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Tanzania bars citizens from seeking justice at the African Court

January 08th, 2020
topic:Good Governance
by:Cyril Zenda
located in:Tanzania
tags:African Court, Tanzania

The Government of Tanzania in early December withdrew the right of individual citizens and Non Governmental Organisations (NGOs) to directly approach the African Court on Human and Peoples’ Rights, a continental court based in the east African country’s city of Arusha, in pursuit of justice.

The development comes as human rights organisations increasingly express grave concerns over the growing repression by the government of President John Magufuli.

The African Court on Human and Peoples’ Rights is a continental court established by African countries to ensure the protection of rights. The Court has jurisdiction over all cases and disputes submitted to it concerning the interpretation and application of the African Charter on Human and Peoples’ Rights and any other relevant human rights instruments ratified by the states concerned.

Taking advantage of the fact that the court is based in their country, many Tanzanian citizens and NGOs that felt that some rights had been violated by their government have sought redress at this continental court. In most of the cases the court has ruled against the host government, something that irked the Tanzanian government, prompting it to seek to put a stop to this trend by withdrawing the rights of individuals and NGOs to having direct access to the court.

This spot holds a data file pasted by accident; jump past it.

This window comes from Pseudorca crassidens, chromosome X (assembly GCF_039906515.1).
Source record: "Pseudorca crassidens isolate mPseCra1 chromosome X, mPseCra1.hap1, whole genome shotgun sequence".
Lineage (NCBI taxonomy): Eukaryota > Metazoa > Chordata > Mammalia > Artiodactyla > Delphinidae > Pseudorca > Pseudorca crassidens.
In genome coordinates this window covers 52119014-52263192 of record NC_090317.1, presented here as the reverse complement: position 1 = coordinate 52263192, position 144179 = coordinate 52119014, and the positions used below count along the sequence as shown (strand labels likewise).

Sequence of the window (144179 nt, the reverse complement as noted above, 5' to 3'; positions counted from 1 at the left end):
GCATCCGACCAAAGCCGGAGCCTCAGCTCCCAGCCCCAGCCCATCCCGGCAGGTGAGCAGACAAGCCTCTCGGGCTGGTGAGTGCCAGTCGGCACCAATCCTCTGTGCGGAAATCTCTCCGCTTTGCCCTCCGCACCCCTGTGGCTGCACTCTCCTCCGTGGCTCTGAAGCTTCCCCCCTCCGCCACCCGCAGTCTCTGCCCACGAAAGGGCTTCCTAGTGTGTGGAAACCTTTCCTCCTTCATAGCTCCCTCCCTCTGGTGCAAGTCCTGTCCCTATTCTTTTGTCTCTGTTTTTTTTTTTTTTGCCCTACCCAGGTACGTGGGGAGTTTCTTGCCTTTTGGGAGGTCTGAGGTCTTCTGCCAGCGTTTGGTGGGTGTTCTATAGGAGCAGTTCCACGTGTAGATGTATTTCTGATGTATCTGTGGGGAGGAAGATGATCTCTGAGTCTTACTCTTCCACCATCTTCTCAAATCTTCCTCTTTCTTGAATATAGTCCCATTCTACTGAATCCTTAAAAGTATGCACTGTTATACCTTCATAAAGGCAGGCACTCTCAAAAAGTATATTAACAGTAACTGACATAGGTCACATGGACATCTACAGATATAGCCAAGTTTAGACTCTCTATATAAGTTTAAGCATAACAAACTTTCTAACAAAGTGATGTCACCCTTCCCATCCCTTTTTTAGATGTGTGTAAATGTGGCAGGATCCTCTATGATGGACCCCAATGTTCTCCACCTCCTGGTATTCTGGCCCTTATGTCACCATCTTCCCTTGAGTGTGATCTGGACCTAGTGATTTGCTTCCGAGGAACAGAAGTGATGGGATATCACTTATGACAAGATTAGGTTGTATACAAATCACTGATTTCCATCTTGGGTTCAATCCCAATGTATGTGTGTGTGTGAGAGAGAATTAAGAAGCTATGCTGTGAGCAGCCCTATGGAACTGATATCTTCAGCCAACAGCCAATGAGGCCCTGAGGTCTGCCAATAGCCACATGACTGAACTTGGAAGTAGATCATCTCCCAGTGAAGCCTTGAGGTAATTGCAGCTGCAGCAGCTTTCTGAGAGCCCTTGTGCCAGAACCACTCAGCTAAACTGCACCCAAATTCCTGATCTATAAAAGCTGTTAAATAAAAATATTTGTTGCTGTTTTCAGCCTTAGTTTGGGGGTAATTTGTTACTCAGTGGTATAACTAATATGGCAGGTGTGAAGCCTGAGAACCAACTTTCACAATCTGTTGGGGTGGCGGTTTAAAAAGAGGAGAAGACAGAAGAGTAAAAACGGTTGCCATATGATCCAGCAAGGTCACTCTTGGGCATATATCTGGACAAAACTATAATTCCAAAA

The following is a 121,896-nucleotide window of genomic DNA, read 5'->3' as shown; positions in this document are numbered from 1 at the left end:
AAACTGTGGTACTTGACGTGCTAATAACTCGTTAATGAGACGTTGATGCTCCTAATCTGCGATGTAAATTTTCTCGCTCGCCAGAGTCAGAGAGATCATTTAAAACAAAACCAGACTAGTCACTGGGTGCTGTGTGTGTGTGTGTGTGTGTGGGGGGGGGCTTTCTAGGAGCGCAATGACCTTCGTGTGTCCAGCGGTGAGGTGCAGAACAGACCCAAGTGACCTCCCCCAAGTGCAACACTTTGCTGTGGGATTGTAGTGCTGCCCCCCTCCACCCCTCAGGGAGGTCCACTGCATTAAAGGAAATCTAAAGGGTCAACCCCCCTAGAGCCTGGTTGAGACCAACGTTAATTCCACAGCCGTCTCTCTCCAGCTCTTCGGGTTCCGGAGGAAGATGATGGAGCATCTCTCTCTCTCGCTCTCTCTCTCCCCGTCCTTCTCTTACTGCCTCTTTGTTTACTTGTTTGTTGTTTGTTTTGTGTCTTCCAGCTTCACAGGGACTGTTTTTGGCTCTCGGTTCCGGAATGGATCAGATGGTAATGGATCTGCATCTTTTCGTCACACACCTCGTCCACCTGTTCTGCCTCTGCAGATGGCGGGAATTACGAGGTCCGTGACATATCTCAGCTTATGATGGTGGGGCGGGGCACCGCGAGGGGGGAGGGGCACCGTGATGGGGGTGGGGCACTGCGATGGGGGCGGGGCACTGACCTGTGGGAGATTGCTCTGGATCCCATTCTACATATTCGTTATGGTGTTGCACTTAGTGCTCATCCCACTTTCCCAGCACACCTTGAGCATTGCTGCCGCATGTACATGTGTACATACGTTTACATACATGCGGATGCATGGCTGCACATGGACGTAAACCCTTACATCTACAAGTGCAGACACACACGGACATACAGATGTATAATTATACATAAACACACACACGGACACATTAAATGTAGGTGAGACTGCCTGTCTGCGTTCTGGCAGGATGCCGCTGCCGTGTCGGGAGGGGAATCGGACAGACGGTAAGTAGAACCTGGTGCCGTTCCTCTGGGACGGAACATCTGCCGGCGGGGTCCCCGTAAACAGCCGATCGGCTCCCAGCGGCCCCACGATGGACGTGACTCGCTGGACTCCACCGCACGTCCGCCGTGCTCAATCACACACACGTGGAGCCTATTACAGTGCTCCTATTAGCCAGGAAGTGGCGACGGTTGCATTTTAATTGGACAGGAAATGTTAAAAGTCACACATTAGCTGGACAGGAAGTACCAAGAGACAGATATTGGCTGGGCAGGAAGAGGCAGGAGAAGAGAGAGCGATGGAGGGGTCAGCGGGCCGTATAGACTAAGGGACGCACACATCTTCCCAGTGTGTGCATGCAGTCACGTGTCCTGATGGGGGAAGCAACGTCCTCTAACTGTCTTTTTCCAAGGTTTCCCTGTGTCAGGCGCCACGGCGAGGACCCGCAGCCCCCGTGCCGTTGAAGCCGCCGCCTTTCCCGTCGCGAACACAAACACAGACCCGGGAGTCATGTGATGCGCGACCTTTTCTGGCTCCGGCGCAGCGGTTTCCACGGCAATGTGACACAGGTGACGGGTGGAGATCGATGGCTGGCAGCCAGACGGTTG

Amnesty International bemoaned the development, which comes at a time when the international human rights watchdog has been raising a red-flag over the conduct of the Magufuli administration, whose justice system it says is “flawed”.

“This is yet more evidence of the government of Tanzania’s growing hostility towards human rights and human rights defenders”, said Japhet Biegon, Amnesty International’s Africa Advocacy Coordinator.

“This move effectively blocks individuals and NGOs in the country from directly going to the court to seek redress for human rights violations in what is clearly a cynical attempt to evade accountability.

“It undermines the authority and legitimacy of the African Court and is an outright betrayal of efforts in Africa to establish strong and credible regional human rights bodies that can deliver justice and accountability.” 

Tanzania’s move follows that of neighbouring Rwanda, which has also withdrawn the right of individuals and NGOs to directly access the African Court, that is seen as a vital continental judicial body in the face of state interference in national justice systems.

Tanzania has the highest number of cases filed by individuals and NGOs as well as judgements issued against it by the African Court. Out of the 70 rulings made by the court by the end of September 2019, a total of 28 decisions, or 40 percent, were on Tanzania. In addition to this, a majority of the cases still pending before the African Court are also against Tanzania, most of them on alleged violations of the right to fair trial, something that Amnesty International says points “to a systemic problem in the Tanzanian justice system”.